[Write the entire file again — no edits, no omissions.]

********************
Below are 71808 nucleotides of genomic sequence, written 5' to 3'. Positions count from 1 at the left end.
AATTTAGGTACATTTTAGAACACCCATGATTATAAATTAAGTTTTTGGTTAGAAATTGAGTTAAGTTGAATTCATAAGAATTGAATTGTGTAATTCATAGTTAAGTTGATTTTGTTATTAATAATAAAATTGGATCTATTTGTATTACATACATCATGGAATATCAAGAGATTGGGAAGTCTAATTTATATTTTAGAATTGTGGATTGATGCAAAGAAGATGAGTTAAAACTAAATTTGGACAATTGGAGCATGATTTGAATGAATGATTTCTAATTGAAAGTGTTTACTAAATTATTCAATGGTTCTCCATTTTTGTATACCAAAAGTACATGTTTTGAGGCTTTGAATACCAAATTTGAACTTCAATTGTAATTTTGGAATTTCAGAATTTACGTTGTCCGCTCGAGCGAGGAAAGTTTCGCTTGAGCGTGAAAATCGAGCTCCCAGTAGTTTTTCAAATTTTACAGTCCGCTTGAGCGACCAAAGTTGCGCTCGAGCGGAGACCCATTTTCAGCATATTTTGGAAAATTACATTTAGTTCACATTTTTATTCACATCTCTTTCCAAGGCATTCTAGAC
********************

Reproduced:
Below are 71808 nucleotides of genomic sequence, written 5' to 3'. Positions count from 1 at the left end.
AATTTAGGTACATTTTAGAACACCCATGATTATAAATTAAGTTTTTGGTTAGAAATTGAGTTAAGTTGAATTCATAAGAATTGAATTGTGTAATTCATAGTTAAGTTGATTTTGTTATTAATAATAAAATTGGATCTATTTGTATTACATACATCATGGAATATCAAGAGATTGGGAAGTCTAATTTATATTTTAGAATTGTGGATTGATGCAAAGAAGATGAGTTAAAACTAAATTTGGACAATTGGAGCATGATTTGAATGAATGATTTCTAATTGAAAGTGTTTACTAAATTATTCAATGGTTCTCCATTTTTGTATACCAAAAGTACATGTTTTGAGGCTTTGAATACCAAATTTGAACTTCAATTGTAATTTTGGAATTTCAGAATTTACGTTGTCCGCTCGAGCGAGGAAAGTTTCGCTTGAGCGTGAAAATCGAGCTCCCAGTAGTTTTTCAAATTTTACAGTCCGCTTGAGCGACCAAAGTTGCGCTCGAGCGGAGACCCATTTTCAGCATATTTTGGAAAATTACATTTAGTTCACATTTTTATTCACATCTCTTTCCAAGGCATTCTAGAC